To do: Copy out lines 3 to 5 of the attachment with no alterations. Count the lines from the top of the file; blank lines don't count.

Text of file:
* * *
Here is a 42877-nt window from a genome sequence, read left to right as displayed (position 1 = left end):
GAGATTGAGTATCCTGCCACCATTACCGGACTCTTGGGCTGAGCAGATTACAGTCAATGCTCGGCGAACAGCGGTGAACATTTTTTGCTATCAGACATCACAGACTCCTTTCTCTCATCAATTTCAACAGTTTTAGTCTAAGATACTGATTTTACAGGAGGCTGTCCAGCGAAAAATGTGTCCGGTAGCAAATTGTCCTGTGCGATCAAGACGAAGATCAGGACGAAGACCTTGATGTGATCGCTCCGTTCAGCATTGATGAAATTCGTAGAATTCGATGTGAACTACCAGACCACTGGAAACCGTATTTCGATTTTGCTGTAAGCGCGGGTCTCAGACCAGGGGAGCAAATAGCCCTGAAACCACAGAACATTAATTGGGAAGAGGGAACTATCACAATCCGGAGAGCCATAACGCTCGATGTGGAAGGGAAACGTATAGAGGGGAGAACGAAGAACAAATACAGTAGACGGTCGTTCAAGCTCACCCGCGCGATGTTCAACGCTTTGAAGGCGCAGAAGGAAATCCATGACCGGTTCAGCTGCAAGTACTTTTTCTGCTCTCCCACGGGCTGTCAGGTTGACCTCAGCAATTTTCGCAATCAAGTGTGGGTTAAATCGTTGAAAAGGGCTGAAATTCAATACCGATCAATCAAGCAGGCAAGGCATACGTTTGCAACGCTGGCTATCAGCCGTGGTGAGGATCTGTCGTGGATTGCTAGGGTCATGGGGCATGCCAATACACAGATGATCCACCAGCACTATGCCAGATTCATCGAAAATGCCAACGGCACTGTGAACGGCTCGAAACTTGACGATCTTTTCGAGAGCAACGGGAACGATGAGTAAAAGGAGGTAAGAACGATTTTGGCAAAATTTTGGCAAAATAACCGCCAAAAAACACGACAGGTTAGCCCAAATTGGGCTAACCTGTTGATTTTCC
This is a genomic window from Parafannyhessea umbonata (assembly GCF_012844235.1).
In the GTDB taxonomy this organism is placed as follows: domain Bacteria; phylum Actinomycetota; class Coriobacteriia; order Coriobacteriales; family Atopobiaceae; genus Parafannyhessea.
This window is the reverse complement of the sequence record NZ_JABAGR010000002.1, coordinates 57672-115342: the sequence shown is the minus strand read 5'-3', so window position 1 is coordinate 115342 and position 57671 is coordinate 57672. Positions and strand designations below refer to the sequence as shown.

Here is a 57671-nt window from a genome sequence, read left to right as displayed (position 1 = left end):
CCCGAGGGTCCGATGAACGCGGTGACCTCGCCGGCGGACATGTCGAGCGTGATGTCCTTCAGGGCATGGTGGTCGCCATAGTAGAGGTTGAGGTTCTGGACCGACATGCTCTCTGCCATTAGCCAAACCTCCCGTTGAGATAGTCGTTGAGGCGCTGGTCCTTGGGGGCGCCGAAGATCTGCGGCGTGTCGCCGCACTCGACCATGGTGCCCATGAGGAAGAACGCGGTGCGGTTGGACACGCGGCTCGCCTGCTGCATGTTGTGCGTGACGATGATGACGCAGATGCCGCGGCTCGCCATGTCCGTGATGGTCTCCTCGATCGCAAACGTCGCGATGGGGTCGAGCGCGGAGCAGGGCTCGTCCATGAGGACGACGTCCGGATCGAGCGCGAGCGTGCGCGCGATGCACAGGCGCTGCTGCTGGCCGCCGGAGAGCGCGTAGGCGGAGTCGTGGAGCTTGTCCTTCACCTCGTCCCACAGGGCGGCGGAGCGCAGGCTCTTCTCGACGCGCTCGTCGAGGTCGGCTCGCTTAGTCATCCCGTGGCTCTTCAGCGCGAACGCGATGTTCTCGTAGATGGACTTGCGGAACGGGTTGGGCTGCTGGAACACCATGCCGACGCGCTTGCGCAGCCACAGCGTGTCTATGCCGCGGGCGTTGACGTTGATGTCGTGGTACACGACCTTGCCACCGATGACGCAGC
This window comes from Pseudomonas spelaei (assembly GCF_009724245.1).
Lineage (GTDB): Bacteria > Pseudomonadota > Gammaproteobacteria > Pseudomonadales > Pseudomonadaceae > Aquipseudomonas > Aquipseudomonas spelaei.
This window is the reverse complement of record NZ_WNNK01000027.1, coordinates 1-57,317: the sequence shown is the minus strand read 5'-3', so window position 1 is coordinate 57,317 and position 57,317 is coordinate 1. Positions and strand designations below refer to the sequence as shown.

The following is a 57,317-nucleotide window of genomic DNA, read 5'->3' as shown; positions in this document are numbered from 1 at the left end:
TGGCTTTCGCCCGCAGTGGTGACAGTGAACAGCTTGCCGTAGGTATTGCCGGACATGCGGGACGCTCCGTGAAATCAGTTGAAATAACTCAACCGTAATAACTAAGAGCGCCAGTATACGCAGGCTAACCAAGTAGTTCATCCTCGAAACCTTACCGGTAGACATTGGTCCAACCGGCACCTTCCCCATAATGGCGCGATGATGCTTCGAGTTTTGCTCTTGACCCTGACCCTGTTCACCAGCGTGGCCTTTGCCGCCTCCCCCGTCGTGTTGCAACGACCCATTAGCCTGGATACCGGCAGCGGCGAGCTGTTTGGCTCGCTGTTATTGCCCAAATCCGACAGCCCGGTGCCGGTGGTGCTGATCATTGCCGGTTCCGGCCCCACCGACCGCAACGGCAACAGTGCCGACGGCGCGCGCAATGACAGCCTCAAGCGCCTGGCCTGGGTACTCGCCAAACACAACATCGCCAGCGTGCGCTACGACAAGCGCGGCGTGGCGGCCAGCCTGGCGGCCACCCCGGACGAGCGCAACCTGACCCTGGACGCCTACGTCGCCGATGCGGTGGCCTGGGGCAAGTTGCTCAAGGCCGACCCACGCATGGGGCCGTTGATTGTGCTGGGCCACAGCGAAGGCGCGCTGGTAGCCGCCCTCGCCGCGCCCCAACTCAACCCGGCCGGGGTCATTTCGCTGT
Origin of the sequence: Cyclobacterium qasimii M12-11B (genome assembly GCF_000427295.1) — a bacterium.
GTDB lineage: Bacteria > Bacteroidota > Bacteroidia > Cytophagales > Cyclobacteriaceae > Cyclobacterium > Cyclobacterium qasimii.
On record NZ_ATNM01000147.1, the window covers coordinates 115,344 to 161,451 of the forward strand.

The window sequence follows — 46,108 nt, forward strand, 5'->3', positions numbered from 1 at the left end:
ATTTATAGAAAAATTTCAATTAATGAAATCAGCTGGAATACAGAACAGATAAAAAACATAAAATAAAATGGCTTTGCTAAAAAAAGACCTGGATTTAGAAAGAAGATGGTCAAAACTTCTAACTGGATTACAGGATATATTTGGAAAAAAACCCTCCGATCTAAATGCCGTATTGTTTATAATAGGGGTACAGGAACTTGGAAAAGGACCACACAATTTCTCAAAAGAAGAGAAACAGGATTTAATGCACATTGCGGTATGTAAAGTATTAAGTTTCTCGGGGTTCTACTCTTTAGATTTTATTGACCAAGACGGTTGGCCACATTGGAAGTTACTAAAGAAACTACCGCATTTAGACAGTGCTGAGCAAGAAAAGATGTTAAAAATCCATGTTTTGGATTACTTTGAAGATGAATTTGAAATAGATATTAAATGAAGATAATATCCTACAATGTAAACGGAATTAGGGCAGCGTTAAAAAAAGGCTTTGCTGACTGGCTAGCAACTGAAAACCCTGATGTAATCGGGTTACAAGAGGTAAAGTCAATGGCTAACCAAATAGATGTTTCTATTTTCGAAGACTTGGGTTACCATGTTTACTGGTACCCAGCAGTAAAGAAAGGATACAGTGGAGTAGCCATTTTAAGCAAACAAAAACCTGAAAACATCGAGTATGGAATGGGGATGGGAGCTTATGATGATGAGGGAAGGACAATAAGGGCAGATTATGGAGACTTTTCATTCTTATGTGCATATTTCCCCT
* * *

This is a genomic window from Parafannyhessea umbonata (assembly GCF_012844235.1).
In the GTDB taxonomy this organism is placed as follows: domain Bacteria; phylum Actinomycetota; class Coriobacteriia; order Coriobacteriales; family Atopobiaceae; genus Parafannyhessea.
This window is the reverse complement of the sequence record NZ_JABAGR010000002.1, coordinates 57672-115342: the sequence shown is the minus strand read 5'-3', so window position 1 is coordinate 115342 and position 57671 is coordinate 57672. Positions and strand designations below refer to the sequence as shown.